NEW YORK • Call them the Magic Mike Olympics.
The Olympic Games have always meant different things to different people, whether they are fans of popular sports, passionate adherents of niche activities such as air rifle shooting or the hammer throw, or those who enjoy tracking any athletic endeavour at the championship level.
Another cohort following the Olympics, though, does so without much knowledge or even interest in the rules and arcana.
They are the armchair voyeurs, excited by the sight of bodies at the peak of perfection. That those bodies are often clad in uniforms leaving little to the imagination is part of the appeal.
It is hard to imagine in earlier and more puritanical times a feature such as "36 Of The Greatest Summer Olympic Bulges" appearing in a mainstream American magazine, even one as prurient as Cosmopolitan. Yet, fashions shift in all things. And a Cosmo slideshow that captures and rates the genital endowments of various male athletes almost immediately went viral across social media.
Bulges are an inevitable a part of the Summer Games. There is a decided change, however, in the way performance fabrics have increased the visibility of virtually any body part they purport to cover and equally in the frankness of a contemporary viewer's gaze.
Even before Sam Mikulak of the United States men's gymnastics team remarked to The Wall Street Journal that his teammates might garner something like the attention paid their more obviously mediagenic female colleagues if they performed shirtless, Mikulak and his teammate Jake Dalton were regularly posting Instagram shots of their ripped torsos during training.
"People make fun of us for wearing tights," Mikulak told The Journal. "But if they saw how yoked we are maybe that would make a difference." Consider "yoked" (Urban Dictionary: "well muscled, powerfully built"), a keyword for an Olympics whose stark objectification of the male body is in line with the runaway success of feminist stealth blogs such as Hot Dudes Reading and, for that matter, with the billions of images proliferating across social media of hot dudes doing practically anything.
Women and gay men are assumed to be the audience for these displays. The truth is, everybody is looking. You can judge that by how quickly the image of shirtless, oil-slicked Pita Taufatofua - the Tongan taekwondo champion with the body of a bendable action figure - as the flag bearer for his country's Olympics delegation not only stole the show at last Friday evening's Parade of Nations, but also soon enough thereafter stoked the Internet.
Much of the commentary after Taufatofua's later appearance on Today wearing traditional Tongan garb focused on the giddiness of the show's female hosts - Hoda Kotb, Natalie Morales and Jenna Bush Hager - as they lasciviously stroked the shiny torso of an athlete who looked ready to be deep-fried.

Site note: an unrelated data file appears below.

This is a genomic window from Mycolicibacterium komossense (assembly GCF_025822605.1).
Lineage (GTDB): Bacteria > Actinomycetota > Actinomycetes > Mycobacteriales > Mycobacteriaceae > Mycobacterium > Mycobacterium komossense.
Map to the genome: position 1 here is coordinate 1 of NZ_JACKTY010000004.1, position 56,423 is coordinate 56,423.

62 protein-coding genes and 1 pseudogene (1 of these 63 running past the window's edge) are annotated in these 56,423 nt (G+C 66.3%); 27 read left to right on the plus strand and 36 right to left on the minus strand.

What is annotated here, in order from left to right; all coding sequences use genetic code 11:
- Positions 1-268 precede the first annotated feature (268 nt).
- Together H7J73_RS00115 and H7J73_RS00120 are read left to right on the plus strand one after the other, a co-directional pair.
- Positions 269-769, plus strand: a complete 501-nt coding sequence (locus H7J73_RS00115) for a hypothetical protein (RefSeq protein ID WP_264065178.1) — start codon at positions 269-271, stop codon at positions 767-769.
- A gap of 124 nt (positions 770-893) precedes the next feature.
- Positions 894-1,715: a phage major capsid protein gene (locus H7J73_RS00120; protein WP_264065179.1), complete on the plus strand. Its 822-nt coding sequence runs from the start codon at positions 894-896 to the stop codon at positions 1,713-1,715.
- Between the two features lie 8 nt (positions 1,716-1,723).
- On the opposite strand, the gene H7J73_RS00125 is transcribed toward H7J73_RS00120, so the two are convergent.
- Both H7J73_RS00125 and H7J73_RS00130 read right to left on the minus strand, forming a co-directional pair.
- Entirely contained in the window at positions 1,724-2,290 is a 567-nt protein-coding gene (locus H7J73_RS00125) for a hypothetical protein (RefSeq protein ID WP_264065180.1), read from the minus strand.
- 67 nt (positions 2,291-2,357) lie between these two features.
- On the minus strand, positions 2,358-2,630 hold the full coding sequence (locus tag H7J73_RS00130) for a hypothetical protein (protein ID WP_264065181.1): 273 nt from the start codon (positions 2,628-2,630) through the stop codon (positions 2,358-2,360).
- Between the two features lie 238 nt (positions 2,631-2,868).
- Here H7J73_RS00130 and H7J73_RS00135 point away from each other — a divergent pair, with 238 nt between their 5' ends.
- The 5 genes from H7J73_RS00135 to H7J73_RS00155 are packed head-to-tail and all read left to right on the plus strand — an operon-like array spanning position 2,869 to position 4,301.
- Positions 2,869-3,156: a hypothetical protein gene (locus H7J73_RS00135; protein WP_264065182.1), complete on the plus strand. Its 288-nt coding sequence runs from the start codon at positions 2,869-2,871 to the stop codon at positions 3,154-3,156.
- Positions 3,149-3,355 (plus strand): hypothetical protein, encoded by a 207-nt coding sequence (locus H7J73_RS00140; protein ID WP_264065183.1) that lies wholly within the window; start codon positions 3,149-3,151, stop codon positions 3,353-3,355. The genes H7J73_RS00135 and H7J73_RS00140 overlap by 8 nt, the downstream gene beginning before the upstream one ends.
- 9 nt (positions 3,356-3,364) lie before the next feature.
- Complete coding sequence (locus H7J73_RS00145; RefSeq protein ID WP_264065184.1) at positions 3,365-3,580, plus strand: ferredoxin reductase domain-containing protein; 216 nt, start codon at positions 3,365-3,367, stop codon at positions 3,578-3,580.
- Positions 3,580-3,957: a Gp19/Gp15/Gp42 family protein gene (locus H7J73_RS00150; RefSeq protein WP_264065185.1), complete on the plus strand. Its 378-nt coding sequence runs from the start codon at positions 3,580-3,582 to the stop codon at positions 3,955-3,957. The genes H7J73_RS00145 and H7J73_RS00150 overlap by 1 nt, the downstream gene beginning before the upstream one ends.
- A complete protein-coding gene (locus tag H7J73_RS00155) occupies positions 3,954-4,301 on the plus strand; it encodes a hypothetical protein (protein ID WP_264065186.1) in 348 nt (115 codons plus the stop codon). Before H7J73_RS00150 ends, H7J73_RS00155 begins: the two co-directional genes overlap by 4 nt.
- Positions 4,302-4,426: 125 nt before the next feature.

Role reversal has been an unacknowledged dimension of the Summer Games. Now it is the men's turn to be objectified as hotties.
Yet there was Matt Lauer, stepping forward gingerly to run a finger over the athlete's biceps. (Al Roker, who had eagerly supplied the sunscreen with which his female co-hosts rubbed Taufatofua, stood flummoxed on the sidelines.)
Role reversal has been an unacknowledged dimension of the Summer Games.
Now it is the men's turn to be objectified as hotties: divers such as David Boudia, a gold medallist in 2012, or Briton Tom Daley - each clad in suits so brief that they make the modest swimwear of the 1960s look like girdles - or Michael Phelps, whose anatomical particulars are not only a subject of ceaseless Internet exegesis, but are also burnt into many viewers' brains.
A century ago, male swimmers wore singlets to compete in the Olympics. Male runners wore voluminous shorts.
These days, even the male equestrians - surely the most fully attired of all Olympians - favour skintight breeches over the flapping jodhpurs of yesteryear.
Full body depilation for all guys - not merely the swimmers who shave to eliminate drag in the water - is so widely accepted a cultural practice that an Access Hollywood reporter in Rio submitted to Brazilian waxing on the air.
Women are not the only ones expected anymore to present themselves with what satirist Charles Ludlam once termed "all the nudity of a statue".
Such is the modish feminisation of even the world's top male athletes that the most startling sight at the XXXI Olympiad may be a guy with hairy pits.
NEW YORK TIMES